Skip to comments.Memory and learning deficits restored in Alzheimer's mouse models (brain cell transplantation)
Posted on 07/17/2014 3:56:32 AM PDT by Innovative
Now, researchers from the Gladstone Institutes in San Francisco, CA, and the University of California-San Francisco reveal they have successfully reversed learning and memory deficits in mouse models of Alzheimer's through transplantation of healthy brain cells.
The team transplanted inhibitory neuron progenitors - early-stage brain cells that can change into mature inhibitory regulator cells - into the hippocampus of two mouse models of Alzheimer's disease. One mouse model possessed the apoE4 gene, while the other had the apoE4 gene alongside a build-up of amyloid-beta - a protein also believed to play a role in Alzheimer's development.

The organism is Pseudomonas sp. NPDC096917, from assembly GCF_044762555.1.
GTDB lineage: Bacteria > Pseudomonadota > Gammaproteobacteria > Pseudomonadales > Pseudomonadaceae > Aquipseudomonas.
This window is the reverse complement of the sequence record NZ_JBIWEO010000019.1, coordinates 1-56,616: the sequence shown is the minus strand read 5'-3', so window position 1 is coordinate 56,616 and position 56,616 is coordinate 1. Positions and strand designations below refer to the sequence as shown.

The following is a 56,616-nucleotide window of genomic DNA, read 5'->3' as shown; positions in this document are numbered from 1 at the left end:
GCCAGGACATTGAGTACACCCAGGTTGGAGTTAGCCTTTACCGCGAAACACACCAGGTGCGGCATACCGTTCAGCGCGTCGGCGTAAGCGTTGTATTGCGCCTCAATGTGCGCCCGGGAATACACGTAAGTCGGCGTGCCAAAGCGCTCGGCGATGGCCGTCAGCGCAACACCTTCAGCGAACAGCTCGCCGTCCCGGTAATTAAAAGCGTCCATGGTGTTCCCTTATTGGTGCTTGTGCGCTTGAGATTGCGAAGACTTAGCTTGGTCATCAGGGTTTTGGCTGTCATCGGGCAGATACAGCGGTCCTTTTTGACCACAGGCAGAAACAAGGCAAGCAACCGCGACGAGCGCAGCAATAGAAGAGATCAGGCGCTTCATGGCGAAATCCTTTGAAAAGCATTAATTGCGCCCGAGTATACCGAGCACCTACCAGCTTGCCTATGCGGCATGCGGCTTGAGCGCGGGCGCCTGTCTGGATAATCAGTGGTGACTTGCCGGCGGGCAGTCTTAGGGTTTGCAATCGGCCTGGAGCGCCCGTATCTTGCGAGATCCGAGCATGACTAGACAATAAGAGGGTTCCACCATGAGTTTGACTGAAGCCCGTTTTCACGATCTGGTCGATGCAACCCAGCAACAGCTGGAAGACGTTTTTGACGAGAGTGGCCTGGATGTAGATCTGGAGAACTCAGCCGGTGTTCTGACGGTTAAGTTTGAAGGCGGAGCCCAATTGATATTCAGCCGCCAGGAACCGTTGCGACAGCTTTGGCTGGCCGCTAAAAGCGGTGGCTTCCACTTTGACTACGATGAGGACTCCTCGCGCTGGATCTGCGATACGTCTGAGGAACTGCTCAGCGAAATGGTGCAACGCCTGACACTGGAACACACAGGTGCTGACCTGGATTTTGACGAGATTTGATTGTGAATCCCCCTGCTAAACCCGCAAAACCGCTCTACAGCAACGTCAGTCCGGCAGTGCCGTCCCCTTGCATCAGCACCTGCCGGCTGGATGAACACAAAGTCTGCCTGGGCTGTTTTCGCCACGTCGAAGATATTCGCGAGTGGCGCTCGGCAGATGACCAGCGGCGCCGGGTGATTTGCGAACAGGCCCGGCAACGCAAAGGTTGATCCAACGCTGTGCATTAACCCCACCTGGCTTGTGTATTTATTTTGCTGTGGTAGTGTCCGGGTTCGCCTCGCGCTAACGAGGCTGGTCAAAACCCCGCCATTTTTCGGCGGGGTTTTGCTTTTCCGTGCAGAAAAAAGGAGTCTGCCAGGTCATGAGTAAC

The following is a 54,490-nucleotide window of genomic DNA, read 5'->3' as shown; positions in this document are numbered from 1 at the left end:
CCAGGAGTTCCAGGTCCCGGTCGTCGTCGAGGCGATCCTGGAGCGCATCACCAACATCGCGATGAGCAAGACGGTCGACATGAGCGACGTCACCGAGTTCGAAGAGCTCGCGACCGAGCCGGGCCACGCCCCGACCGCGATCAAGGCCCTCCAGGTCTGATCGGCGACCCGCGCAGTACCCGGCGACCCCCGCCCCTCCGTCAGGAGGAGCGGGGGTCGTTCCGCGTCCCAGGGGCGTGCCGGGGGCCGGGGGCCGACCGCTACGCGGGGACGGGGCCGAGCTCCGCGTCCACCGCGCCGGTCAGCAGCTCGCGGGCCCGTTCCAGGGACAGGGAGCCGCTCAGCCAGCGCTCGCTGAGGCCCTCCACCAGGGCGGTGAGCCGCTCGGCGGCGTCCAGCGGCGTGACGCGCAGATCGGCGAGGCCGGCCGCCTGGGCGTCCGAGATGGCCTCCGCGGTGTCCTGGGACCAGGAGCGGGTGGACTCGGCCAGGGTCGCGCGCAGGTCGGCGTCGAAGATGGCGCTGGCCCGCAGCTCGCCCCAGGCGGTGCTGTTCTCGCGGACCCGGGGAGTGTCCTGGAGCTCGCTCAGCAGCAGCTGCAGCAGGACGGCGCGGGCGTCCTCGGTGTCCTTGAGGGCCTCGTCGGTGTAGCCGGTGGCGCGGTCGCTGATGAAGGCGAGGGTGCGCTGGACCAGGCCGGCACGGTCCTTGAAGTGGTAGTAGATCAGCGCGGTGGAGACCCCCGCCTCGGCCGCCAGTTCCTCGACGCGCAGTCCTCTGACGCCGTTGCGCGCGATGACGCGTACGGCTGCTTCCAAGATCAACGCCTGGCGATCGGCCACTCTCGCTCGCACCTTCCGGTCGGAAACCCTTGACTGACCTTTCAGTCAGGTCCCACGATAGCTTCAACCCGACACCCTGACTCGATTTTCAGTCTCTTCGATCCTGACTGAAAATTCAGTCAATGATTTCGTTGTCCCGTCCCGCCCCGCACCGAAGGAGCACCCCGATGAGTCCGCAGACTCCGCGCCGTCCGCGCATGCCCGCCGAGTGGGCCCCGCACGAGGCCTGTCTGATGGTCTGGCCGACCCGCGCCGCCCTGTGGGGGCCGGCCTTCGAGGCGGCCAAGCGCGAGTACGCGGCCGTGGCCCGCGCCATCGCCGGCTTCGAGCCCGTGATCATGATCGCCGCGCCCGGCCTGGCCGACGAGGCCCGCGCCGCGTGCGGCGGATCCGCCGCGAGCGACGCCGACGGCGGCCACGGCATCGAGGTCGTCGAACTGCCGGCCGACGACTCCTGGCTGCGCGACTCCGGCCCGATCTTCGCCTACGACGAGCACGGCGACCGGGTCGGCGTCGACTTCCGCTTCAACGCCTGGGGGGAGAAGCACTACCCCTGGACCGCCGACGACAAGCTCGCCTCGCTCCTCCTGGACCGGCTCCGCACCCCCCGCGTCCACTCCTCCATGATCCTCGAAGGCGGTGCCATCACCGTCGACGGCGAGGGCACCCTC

The researchers found that the transplanted healthy inhibitory regulator cells not only survived in the hippocampus of both mouse models, but also successfully boosted inhibitory signaling and restored learning and memory function.
Furthermore, the team found that when they transplanted healthy inhibitory regulator cells into mice with both the apoE4 gene and an amyloid-beta build-up, the new cells also restored learning and memory deficits caused by amyloid-beta accumulation.
But the team notes that the new healthy cells did not influence amyloid-beta levels, indicating that cognitive restoration was not due to a reduction in amyloid-beta, nor did the protein interfere with the function of the transplanted cells.
(Excerpt) Read more at medicalnewstoday.com ...
Was the mouse named Algernon?
Dementia Reversal with Coconut oil - in an 85yr old at 35 days.
I wonder how many younger Americans recognize the name Algernon. Required reading in my day.
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